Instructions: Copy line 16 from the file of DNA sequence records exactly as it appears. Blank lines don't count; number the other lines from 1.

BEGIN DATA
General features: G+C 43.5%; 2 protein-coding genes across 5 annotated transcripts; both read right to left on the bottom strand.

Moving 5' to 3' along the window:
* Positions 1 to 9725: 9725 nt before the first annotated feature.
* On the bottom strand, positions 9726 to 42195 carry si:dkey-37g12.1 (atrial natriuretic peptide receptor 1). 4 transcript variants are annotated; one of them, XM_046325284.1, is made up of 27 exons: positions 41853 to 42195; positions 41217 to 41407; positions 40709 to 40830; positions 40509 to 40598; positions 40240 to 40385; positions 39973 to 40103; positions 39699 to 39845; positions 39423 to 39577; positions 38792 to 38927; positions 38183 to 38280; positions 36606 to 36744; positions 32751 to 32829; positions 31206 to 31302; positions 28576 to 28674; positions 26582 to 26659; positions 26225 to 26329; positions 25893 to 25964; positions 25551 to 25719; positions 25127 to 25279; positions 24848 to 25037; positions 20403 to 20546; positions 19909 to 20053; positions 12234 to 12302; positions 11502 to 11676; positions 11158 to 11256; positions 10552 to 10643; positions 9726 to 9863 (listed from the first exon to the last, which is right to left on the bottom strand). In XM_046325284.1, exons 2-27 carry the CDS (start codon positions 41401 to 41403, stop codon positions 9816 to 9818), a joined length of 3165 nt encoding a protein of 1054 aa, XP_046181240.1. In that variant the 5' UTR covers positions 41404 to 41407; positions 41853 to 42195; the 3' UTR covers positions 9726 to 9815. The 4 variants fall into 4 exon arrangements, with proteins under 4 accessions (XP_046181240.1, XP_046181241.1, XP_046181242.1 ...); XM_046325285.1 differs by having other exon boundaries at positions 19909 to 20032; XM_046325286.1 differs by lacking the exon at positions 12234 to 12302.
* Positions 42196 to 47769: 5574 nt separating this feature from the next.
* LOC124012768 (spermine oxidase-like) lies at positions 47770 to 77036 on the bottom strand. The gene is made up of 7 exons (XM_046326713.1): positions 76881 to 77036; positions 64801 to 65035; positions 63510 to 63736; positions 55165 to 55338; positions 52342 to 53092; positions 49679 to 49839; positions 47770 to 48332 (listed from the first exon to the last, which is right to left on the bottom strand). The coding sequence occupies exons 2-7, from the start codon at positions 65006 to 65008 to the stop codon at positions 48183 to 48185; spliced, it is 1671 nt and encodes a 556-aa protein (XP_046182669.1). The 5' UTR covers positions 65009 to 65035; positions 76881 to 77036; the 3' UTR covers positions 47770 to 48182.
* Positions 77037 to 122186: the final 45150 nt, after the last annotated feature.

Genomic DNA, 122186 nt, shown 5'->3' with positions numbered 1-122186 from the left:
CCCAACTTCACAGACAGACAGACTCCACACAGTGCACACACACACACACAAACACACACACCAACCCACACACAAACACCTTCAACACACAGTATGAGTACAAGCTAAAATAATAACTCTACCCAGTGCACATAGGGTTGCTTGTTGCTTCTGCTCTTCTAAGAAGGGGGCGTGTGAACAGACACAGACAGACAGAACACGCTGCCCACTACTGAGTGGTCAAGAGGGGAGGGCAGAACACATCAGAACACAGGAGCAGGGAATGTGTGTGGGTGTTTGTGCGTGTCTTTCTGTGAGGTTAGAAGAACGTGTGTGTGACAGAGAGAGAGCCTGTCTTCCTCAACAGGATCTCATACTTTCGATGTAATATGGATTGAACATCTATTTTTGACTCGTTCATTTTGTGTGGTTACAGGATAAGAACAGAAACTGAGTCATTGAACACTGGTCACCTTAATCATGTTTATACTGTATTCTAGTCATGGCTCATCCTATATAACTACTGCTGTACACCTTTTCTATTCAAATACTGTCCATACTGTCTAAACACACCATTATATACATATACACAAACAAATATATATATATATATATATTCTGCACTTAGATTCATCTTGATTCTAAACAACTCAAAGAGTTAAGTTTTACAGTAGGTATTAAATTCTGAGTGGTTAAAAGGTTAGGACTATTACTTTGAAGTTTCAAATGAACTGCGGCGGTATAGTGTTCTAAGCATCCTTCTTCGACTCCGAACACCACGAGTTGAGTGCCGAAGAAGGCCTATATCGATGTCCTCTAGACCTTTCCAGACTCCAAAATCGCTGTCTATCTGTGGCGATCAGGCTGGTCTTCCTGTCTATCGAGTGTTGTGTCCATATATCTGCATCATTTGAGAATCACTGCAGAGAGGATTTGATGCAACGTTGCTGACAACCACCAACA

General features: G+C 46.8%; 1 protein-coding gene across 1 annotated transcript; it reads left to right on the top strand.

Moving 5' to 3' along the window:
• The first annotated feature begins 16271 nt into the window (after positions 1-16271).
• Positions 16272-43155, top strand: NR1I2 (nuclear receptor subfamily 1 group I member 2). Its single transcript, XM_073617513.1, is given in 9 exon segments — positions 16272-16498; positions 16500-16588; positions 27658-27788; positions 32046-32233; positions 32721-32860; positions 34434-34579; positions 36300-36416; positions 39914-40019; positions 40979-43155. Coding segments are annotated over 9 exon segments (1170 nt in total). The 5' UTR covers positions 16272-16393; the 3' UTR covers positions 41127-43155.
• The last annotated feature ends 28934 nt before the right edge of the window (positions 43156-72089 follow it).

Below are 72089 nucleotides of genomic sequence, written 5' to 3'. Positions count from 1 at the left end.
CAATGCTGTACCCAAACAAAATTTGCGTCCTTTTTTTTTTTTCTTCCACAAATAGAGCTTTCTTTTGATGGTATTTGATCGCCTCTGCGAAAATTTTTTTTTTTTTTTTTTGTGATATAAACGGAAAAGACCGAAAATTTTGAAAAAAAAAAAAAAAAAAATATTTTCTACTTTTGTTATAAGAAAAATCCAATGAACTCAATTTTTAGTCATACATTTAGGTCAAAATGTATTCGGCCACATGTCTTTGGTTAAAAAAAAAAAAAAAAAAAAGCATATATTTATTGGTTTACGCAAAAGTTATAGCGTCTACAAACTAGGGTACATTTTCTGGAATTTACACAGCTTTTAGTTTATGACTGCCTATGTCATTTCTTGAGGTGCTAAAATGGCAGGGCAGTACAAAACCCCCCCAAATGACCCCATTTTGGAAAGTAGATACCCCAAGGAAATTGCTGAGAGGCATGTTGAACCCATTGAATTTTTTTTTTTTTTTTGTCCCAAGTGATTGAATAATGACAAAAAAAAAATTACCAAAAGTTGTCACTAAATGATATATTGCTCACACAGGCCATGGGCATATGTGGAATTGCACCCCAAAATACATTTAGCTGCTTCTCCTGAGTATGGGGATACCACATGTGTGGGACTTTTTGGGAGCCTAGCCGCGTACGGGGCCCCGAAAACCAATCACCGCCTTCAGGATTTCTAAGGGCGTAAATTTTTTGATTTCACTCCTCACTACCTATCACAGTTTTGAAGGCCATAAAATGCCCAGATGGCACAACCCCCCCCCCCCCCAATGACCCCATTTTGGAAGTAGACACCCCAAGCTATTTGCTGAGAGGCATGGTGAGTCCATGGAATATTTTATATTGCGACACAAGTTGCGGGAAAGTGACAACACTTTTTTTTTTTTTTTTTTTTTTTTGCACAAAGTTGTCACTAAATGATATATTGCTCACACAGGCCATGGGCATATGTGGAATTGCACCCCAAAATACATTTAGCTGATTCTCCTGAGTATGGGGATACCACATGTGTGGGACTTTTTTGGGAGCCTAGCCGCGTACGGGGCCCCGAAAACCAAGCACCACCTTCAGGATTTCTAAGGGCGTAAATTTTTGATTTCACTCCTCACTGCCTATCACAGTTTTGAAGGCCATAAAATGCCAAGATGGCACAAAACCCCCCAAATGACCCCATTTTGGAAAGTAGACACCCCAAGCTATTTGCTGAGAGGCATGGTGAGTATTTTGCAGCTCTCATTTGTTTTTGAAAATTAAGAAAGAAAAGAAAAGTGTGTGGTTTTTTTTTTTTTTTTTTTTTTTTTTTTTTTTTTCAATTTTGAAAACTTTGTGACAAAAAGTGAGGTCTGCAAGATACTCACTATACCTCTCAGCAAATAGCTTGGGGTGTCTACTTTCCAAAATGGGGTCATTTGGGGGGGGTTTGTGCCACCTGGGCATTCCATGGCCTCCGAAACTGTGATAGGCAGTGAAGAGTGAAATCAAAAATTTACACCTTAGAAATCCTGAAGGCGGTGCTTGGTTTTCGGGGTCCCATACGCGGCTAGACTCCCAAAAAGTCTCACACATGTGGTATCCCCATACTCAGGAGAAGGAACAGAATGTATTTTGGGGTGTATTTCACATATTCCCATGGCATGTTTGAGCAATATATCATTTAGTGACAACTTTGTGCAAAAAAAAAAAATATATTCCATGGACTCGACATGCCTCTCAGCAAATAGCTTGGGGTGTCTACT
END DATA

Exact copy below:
CAATGCTGTACCCAAACAAAATTTGCGTCCTTTTTTTTTTTTCTTCCACAAATAGAGCTTTCTTTTGATGGTATTTGATCGCCTCTGCGAAAATTTTTTTTTTTTTTTTTTGTGATATAAACGGAAAAGACCGAAAATTTTGAAAAAAAAAAAAAAAAAAATATTTTCTACTTTTGTTATAAGAAAAATCCAATGAACTCAATTTTTAGTCATACATTTAGGTCAAAATGTATTCGGCCACATGTCTTTGGTTAAAAAAAAAAAAAAAAAAAAGCATATATTTATTGGTTTACGCAAAAGTTATAGCGTCTACAAACTAGGGTACATTTTCTGGAATTTACACAGCTTTTAGTTTATGACTGCCTATGTCATTTCTTGAGGTGCTAAAATGGCAGGGCAGTACAAAACCCCCCCAAATGACCCCATTTTGGAAAGTAGATACCCCAAGGAAATTGCTGAGAGGCATGTTGAACCCATTGAATTTTTTTTTTTTTTTTGTCCCAAGTGATTGAATAATGACAAAAAAAAAATTACCAAAAGTTGTCACTAAATGATATATTGCTCACACAGGCCATGGGCATATGTGGAATTGCACCCCAAAATACATTTAGCTGCTTCTCCTGAGTATGGGGATACCACATGTGTGGGACTTTTTGGGAGCCTAGCCGCGTACGGGGCCCCGAAAACCAATCACCGCCTTCAGGATTTCTAAGGGCGTAAATTTTTTGATTTCACTCCTCACTACCTATCACAGTTTTGAAGGCCATAAAATGCCCAGATGGCACAACCCCCCCCCCCCCCAATGACCCCATTTTGGAAGTAGACACCCCAAGCTATTTGCTGAGAGGCATGGTGAGTCCATGGAATATTTTATATTGCGACACAAGTTGCGGGAAAGTGACAACACTTTTTTTTTTTTTTTTTTTTTTTTGCACAAAGTTGTCACTAAATGATATATTGCTCACACAGGCCATGGGCATATGTGGAATTGCACCCCAAAATACATTTAGCTGATTCTCCTGAGTATGGGGATACCACATGTGTGGGACTTTTTTGGGAGCCTAGCCGCGTACGGGGCCCCGAAAACCAAGCACCACCTTCAGGATTTCTAAGGGCGTAAATTTTTGATTTCACTCCTCACTGCCTATCACAGTTTTGAAGGCCATAAAATGCCAAGATGGCACAAAACCCCCCAAATGACCCCATTTTGGAAAGTAGACACCCCAAGCTATTTGCTGAGAGGCATGGTGAGTATTTTGCAGCTCTCATTTGTTTTTGAAAATTAAGAAAGAAAAGAAAAGTGTGTGGTTTTTTTTTTTTTTTTTTTTTTTTTTTTTTTTTTCAATTTTGAAAACTTTGTGACAAAAAGTGAGGTCTGCAAGATACTCACTATACCTCTCAGCAAATAGCTTGGGGTGTCTACTTTCCAAAATGGGGTCATTTGGGGGGGGTTTGTGCCACCTGGGCATTCCATGGCCTCCGAAACTGTGATAGGCAGTGAAGAGTGAAATCAAAAATTTACACCTTAGAAATCCTGAAGGCGGTGCTTGGTTTTCGGGGTCCCATACGCGGCTAGACTCCCAAAAAGTCTCACACATGTGGTATCCCCATACTCAGGAGAAGGAACAGAATGTATTTTGGGGTGTATTTCACATATTCCCATGGCATGTTTGAGCAATATATCATTTAGTGACAACTTTGTGCAAAAAAAAAAAATATATTCCATGGACTCGACATGCCTCTCAGCAAATAGCTTGGGGTGTCTACT